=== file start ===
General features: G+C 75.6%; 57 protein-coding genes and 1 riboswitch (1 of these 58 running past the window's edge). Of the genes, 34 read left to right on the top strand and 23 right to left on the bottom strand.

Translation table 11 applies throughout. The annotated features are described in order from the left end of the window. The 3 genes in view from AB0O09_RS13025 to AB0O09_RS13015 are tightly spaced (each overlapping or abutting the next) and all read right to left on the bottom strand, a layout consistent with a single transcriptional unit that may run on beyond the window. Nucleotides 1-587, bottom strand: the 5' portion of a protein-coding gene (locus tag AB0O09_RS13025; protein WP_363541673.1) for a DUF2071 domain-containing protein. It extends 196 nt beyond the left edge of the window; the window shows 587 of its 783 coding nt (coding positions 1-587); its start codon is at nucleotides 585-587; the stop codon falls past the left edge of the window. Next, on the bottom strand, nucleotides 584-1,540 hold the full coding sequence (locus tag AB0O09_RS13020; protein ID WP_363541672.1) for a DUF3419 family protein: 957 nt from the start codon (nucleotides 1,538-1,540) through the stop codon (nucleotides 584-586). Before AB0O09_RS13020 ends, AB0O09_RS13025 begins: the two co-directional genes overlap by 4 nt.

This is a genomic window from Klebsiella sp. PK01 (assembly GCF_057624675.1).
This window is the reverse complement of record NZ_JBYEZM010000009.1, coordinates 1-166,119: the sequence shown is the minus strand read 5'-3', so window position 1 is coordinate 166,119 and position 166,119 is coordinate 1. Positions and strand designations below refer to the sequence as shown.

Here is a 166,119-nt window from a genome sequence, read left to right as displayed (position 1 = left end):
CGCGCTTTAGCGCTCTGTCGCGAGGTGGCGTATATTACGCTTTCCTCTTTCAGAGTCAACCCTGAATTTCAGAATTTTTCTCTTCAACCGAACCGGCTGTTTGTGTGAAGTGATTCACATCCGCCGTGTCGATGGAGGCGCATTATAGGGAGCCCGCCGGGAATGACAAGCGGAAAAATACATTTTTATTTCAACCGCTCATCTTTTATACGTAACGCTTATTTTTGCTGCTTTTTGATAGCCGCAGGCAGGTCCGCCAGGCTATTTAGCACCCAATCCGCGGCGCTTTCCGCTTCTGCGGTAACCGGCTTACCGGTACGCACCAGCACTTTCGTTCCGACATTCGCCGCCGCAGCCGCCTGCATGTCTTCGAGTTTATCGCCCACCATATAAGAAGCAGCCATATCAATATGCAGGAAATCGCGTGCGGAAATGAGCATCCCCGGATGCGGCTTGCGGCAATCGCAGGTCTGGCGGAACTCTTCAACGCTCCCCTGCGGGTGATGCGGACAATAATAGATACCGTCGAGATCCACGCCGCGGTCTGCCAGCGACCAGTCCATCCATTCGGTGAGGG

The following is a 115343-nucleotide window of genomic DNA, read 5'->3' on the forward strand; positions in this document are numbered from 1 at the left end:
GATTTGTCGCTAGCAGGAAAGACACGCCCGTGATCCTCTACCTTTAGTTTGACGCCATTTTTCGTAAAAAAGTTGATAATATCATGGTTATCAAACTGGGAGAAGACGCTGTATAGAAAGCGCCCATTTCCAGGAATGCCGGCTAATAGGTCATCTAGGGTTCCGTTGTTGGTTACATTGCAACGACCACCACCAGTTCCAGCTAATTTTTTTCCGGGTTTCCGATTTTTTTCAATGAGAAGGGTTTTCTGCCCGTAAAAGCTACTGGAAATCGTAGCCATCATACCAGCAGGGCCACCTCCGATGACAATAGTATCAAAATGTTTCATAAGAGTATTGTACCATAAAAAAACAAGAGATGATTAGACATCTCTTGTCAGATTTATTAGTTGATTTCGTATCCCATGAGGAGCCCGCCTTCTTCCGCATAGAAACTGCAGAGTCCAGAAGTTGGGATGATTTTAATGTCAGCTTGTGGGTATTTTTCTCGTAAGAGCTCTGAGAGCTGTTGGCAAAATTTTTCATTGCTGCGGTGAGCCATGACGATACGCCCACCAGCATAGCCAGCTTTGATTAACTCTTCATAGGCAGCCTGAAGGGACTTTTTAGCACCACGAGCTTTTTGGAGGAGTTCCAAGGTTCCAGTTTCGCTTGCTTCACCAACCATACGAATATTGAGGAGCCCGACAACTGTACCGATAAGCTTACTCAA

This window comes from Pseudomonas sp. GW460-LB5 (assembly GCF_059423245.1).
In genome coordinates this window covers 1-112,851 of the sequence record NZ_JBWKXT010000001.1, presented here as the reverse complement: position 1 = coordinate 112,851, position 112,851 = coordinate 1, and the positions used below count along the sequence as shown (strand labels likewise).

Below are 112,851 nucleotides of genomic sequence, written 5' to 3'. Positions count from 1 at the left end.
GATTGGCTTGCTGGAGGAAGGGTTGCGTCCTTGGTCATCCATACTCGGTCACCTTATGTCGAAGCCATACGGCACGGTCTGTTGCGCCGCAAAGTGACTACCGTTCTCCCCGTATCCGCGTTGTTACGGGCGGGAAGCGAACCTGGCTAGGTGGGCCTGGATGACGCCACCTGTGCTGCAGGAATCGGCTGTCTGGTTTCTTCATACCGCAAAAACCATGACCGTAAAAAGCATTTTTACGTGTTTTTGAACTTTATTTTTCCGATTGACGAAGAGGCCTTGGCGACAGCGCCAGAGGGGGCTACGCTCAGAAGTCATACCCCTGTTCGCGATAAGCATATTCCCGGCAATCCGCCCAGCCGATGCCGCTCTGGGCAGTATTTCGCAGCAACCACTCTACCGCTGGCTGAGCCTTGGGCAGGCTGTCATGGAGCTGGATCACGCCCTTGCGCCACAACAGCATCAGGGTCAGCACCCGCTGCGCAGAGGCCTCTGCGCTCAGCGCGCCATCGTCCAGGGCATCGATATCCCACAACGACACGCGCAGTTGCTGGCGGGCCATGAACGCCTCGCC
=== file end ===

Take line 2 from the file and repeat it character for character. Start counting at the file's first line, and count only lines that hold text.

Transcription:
Translation table 11 applies throughout. The annotated features are described in order from the left end of the window. The 3 genes in view from AB0O09_RS13025 to AB0O09_RS13015 are tightly spaced (each overlapping or abutting the next) and all read right to left on the bottom strand, a layout consistent with a single transcriptional unit that may run on beyond the window. Nucleotides 1-587, bottom strand: the 5' portion of a protein-coding gene (locus tag AB0O09_RS13025; protein WP_363541673.1) for a DUF2071 domain-containing protein. It extends 196 nt beyond the left edge of the window; the window shows 587 of its 783 coding nt (coding positions 1-587); its start codon is at nucleotides 585-587; the stop codon falls past the left edge of the window. Next, on the bottom strand, nucleotides 584-1,540 hold the full coding sequence (locus tag AB0O09_RS13020; protein ID WP_363541672.1) for a DUF3419 family protein: 957 nt from the start codon (nucleotides 1,538-1,540) through the stop codon (nucleotides 584-586). Before AB0O09_RS13020 ends, AB0O09_RS13025 begins: the two co-directional genes overlap by 4 nt.